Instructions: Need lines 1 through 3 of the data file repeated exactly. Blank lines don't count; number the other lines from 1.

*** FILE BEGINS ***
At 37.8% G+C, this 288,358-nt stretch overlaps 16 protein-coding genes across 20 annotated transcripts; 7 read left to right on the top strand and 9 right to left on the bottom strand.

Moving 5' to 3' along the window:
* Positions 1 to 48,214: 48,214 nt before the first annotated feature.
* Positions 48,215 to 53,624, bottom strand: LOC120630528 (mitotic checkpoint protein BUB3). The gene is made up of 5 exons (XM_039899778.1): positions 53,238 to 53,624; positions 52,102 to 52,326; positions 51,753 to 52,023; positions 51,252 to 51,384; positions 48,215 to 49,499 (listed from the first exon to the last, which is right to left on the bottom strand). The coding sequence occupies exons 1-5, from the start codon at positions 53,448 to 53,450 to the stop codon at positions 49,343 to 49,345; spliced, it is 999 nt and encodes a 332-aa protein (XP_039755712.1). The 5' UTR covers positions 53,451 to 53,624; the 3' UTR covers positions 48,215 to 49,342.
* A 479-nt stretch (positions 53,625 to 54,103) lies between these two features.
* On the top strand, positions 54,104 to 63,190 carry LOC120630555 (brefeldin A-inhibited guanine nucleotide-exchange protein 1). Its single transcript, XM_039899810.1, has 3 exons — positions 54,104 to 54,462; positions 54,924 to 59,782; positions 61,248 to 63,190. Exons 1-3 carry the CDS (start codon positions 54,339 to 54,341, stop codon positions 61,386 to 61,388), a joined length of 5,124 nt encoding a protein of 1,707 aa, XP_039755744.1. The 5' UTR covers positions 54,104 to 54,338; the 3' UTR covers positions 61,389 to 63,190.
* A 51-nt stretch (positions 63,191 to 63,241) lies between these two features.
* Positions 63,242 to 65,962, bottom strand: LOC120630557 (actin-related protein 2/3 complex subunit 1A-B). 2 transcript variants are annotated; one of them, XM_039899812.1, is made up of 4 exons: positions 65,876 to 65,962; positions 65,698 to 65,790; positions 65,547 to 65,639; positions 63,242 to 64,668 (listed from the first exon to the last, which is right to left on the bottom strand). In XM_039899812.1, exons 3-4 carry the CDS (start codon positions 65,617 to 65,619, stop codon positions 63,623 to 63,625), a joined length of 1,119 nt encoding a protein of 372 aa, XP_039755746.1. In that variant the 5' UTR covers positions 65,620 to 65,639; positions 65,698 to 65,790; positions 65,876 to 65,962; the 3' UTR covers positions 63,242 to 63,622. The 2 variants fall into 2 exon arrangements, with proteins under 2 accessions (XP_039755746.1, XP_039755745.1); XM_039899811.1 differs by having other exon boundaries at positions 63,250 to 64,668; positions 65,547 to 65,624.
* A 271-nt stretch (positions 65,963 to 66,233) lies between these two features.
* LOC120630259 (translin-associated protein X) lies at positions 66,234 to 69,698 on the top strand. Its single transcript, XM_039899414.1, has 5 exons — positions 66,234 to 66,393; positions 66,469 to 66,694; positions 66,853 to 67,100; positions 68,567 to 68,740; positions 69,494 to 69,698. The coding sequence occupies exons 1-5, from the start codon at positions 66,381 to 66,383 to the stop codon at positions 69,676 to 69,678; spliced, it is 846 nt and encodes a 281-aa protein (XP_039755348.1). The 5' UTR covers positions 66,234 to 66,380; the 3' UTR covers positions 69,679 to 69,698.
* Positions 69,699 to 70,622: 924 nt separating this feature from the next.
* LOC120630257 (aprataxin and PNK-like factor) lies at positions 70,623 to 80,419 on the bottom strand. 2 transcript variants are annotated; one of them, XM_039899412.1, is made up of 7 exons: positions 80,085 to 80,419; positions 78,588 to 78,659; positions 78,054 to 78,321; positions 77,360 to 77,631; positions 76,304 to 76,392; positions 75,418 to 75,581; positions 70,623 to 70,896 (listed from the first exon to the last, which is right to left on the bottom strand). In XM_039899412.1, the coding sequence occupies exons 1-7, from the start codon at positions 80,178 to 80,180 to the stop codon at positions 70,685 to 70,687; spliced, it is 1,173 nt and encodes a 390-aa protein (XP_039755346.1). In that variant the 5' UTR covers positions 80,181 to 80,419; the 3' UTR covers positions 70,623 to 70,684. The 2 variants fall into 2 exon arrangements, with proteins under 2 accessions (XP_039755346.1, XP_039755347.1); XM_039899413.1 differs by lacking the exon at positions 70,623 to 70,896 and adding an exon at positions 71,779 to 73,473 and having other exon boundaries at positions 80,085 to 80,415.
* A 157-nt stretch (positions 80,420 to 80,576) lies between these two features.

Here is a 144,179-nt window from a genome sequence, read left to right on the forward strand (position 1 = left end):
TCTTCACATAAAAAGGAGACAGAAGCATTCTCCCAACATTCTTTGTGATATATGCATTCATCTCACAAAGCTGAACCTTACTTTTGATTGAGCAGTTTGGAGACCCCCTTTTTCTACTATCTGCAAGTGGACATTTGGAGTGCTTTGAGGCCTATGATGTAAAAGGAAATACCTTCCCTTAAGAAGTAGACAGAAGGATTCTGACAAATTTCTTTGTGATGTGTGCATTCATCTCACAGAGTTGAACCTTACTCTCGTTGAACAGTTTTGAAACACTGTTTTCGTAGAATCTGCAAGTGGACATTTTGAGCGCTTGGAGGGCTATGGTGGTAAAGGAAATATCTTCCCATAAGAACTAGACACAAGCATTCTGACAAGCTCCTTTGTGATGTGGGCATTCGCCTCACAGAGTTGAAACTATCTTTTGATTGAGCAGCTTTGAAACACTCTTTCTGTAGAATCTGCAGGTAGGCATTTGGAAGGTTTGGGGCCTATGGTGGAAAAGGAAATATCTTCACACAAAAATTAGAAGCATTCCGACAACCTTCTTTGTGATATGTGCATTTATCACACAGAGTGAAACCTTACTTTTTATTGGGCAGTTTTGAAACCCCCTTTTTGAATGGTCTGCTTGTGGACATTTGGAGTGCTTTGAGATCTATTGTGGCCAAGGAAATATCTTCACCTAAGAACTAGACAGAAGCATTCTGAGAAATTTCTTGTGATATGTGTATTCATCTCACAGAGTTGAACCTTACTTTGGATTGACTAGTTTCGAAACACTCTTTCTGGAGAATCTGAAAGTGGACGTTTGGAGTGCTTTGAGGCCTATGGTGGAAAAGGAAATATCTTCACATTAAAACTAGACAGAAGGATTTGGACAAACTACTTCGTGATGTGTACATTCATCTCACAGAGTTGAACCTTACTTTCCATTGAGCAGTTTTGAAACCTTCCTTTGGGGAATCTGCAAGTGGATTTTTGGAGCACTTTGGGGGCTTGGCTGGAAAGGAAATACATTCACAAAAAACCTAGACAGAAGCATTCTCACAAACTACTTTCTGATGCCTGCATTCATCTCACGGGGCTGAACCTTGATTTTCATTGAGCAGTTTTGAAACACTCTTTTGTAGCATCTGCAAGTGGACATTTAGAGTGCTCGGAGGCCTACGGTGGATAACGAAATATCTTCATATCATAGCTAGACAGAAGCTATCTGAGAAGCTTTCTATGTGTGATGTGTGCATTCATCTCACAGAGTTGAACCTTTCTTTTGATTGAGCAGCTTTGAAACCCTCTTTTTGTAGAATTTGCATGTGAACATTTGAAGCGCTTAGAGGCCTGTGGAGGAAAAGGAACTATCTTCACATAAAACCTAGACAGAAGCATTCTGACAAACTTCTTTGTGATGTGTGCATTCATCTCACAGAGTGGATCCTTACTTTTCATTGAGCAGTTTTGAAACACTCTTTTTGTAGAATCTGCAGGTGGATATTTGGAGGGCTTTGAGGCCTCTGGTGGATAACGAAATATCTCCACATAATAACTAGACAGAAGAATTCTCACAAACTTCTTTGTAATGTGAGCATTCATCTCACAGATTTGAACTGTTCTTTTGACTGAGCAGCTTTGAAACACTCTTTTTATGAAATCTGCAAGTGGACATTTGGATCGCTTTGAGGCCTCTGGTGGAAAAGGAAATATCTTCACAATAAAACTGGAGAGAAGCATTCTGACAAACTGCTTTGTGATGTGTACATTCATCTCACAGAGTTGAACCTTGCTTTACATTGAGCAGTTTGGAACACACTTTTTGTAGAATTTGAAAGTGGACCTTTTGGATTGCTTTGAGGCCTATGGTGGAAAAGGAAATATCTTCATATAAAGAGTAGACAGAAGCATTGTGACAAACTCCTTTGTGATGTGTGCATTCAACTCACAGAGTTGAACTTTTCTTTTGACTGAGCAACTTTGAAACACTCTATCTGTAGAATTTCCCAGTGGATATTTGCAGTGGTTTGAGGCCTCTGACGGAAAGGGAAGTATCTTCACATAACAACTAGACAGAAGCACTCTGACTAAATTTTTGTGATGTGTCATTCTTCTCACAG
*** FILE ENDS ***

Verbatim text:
At 37.8% G+C, this 288,358-nt stretch overlaps 16 protein-coding genes across 20 annotated transcripts; 7 read left to right on the top strand and 9 right to left on the bottom strand.

Moving 5' to 3' along the window:
* Positions 1 to 48,214: 48,214 nt before the first annotated feature.